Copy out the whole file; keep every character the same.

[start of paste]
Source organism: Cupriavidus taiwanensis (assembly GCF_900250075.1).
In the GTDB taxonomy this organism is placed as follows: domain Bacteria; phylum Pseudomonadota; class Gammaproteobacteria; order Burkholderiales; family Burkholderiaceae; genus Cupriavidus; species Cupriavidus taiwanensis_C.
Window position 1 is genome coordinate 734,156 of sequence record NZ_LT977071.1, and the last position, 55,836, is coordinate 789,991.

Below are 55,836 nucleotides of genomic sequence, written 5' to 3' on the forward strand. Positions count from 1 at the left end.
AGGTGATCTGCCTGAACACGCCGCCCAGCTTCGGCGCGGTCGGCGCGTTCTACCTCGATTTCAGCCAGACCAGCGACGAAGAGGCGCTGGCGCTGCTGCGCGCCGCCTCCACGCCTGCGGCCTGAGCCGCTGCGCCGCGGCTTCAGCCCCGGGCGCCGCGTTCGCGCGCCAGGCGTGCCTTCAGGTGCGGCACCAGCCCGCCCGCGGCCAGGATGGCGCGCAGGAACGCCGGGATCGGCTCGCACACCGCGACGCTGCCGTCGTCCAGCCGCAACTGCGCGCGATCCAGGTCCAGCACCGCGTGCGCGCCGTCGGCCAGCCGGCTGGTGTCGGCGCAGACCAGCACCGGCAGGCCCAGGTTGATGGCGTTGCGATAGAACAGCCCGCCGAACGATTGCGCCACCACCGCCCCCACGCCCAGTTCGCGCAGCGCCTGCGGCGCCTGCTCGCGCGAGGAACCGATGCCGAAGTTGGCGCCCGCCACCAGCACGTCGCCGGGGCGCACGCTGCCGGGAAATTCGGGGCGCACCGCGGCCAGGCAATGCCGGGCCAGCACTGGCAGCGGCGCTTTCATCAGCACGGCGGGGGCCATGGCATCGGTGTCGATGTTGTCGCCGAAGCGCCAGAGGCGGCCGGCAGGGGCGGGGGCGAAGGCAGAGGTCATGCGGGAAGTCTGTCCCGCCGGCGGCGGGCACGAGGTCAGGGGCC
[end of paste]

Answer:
Source organism: Cupriavidus taiwanensis (assembly GCF_900250075.1).
In the GTDB taxonomy this organism is placed as follows: domain Bacteria; phylum Pseudomonadota; class Gammaproteobacteria; order Burkholderiales; family Burkholderiaceae; genus Cupriavidus; species Cupriavidus taiwanensis_C.
Window position 1 is genome coordinate 734,156 of sequence record NZ_LT977071.1, and the last position, 55,836, is coordinate 789,991.

Below are 55,836 nucleotides of genomic sequence, written 5' to 3' on the forward strand. Positions count from 1 at the left end.
AGGTGATCTGCCTGAACACGCCGCCCAGCTTCGGCGCGGTCGGCGCGTTCTACCTCGATTTCAGCCAGACCAGCGACGAAGAGGCGCTGGCGCTGCTGCGCGCCGCCTCCACGCCTGCGGCCTGAGCCGCTGCGCCGCGGCTTCAGCCCCGGGCGCCGCGTTCGCGCGCCAGGCGTGCCTTCAGGTGCGGCACCAGCCCGCCCGCGGCCAGGATGGCGCGCAGGAACGCCGGGATCGGCTCGCACACCGCGACGCTGCCGTCGTCCAGCCGCAACTGCGCGCGATCCAGGTCCAGCACCGCGTGCGCGCCGTCGGCCAGCCGGCTGGTGTCGGCGCAGACCAGCACCGGCAGGCCCAGGTTGATGGCGTTGCGATAGAACAGCCCGCCGAACGATTGCGCCACCACCGCCCCCACGCCCAGTTCGCGCAGCGCCTGCGGCGCCTGCTCGCGCGAGGAACCGATGCCGAAGTTGGCGCCCGCCACCAGCACGTCGCCGGGGCGCACGCTGCCGGGAAATTCGGGGCGCACCGCGGCCAGGCAATGCCGGGCCAGCACTGGCAGCGGCGCTTTCATCAGCACGGCGGGGGCCATGGCATCGGTGTCGATGTTGTCGCCGAAGCGCCAGAGGCGGCCGGCAGGGGCGGGGGCGAAGGCAGAGGTCATGCGGGAAGTCTGTCCCGCCGGCGGCGGGCACGAGGTCAGGGGCC